SNP polymorphisms that have been known to affect the pharmacokinetic parameters of fluoroquinolone as an important drug in the treatment of MDR-TB are found in the UGT1A1, UGT1A9, SLCO1B1, and ABCB1 genes. UGT1A1 and UGT1A9, genes that encode enzyme metabolizers for fluoroquinolones, can reduce CCr, t1/2, and influence AUC. SLCO1B1, a gene that encodes the OATP1B1 protein as a drug transporter for moxifloxacin, can increase the AUC and Cmax. ABCB1, a gene that encodes p-glycoprotein as a drug transporter for fluoroquinolones, has the effect of decreasing AUC and Cmax, and increasing Tmax.

Author contributions

NA writing original draft; NA and MB conceptualization and design; PS and MB editing draft manuscript; RR critical revision and supervision.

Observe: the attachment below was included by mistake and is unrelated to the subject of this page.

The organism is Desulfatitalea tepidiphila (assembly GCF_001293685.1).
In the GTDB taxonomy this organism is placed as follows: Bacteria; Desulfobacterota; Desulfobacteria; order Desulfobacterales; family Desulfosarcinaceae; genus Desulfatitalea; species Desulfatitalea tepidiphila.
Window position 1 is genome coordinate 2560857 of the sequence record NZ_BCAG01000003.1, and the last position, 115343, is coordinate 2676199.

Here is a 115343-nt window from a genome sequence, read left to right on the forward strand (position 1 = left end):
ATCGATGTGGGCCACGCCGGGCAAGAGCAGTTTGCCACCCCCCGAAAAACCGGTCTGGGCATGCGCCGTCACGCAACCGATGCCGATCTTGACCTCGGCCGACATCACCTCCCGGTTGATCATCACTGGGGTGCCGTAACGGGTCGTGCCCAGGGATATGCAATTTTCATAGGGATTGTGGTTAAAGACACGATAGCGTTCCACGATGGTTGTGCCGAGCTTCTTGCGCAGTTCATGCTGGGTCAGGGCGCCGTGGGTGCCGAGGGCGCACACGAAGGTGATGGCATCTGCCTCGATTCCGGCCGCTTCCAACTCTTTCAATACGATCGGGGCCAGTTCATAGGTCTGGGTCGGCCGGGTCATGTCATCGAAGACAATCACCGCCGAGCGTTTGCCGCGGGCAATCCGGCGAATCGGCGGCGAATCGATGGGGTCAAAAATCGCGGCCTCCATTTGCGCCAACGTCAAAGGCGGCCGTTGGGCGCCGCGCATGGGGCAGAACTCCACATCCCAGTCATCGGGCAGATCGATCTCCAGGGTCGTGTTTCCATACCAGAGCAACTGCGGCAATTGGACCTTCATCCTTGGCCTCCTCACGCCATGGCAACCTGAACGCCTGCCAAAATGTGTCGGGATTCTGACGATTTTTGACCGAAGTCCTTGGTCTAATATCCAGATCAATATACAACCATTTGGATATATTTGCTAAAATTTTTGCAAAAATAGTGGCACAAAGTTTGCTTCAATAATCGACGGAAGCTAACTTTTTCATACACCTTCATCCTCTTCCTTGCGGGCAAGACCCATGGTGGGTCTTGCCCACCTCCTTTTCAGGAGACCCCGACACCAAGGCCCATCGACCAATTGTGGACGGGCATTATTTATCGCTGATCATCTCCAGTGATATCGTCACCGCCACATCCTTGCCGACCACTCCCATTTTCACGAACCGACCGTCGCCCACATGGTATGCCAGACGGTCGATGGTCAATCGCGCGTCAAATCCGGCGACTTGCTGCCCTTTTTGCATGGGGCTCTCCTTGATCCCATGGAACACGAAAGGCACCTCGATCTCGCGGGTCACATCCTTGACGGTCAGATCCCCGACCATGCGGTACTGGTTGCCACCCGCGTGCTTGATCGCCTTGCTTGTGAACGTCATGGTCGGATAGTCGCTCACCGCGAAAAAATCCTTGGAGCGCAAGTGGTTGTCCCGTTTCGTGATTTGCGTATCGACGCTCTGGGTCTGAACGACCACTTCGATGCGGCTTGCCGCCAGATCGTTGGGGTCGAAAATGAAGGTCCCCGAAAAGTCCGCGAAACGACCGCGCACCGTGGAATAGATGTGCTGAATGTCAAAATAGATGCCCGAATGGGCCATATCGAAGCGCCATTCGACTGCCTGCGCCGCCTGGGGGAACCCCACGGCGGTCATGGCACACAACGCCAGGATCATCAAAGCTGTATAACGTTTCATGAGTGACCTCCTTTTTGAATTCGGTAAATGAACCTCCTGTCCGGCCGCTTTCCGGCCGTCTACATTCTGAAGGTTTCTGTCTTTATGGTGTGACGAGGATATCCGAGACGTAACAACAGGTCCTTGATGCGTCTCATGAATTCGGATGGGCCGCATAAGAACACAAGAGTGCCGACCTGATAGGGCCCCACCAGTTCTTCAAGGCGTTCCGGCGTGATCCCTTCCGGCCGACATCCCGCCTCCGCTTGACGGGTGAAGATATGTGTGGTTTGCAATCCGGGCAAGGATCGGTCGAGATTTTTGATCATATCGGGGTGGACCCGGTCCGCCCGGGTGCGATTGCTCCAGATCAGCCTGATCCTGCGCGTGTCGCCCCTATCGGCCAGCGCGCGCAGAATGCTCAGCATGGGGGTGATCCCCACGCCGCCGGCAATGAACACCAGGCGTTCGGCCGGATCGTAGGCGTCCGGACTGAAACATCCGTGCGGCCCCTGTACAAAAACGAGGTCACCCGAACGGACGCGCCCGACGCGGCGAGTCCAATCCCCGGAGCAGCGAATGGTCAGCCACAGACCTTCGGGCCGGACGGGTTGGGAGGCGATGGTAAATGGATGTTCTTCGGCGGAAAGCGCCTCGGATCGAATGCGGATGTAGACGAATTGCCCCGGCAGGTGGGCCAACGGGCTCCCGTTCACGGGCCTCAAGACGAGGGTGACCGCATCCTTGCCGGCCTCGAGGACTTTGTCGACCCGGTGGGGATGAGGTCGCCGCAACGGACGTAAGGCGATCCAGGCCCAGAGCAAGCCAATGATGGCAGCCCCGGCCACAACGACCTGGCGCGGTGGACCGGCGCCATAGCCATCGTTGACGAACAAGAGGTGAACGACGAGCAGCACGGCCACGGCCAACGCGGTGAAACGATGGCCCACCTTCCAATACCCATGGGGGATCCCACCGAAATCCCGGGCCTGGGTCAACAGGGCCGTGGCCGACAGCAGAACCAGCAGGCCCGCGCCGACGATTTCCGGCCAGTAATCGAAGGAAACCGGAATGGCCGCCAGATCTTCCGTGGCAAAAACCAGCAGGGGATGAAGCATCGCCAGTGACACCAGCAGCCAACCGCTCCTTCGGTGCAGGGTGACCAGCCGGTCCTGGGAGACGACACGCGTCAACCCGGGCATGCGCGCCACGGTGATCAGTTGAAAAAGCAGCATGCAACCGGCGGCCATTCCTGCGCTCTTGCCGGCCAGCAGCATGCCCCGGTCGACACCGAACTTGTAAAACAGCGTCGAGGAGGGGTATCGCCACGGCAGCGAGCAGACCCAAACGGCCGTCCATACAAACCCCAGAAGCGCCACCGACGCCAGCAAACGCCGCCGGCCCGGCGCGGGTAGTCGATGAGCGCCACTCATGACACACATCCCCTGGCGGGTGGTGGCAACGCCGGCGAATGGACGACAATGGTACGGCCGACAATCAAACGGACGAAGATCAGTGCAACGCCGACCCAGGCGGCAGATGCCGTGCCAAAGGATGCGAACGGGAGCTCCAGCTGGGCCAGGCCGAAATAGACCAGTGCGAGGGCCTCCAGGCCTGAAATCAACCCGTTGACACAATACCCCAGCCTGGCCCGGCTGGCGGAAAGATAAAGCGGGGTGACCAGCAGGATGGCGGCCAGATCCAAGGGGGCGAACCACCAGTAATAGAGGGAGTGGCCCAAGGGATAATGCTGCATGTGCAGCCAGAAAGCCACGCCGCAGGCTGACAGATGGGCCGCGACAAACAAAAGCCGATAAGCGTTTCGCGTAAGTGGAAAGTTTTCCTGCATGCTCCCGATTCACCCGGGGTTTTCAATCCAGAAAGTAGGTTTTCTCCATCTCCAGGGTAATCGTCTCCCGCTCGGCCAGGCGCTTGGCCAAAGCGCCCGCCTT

This research was funded by grants-in-aid from the Ministry of Research, Technology, and the Higher Education Republic of Indonesia for MB [1827/UN6.3.1/LT/2020].

Conflict of interest

The authors declare that the research was conducted in the absence of any commercial or financial relationships that could be construed as a potential conflict of interest.

Publisher’s note

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Keywords: pharmacogenetics, UGT1A1, UGT1A9, SLCO1B1, ABCB1, moxifloxacin, sitafloxacin, trovafloxacin

Citation: Annisa N, Barliana MI, Santoso P and Ruslami R (2022) Transporter and metabolizer gene polymorphisms affect fluoroquinolone pharmacokinetic parameters. Front. Pharmacol. 13:1063413. doi: 10.3389/fphar.2022.1063413

Received: 07 October 2022; Accepted: 28 November 2022;
Published: 12 December 2022.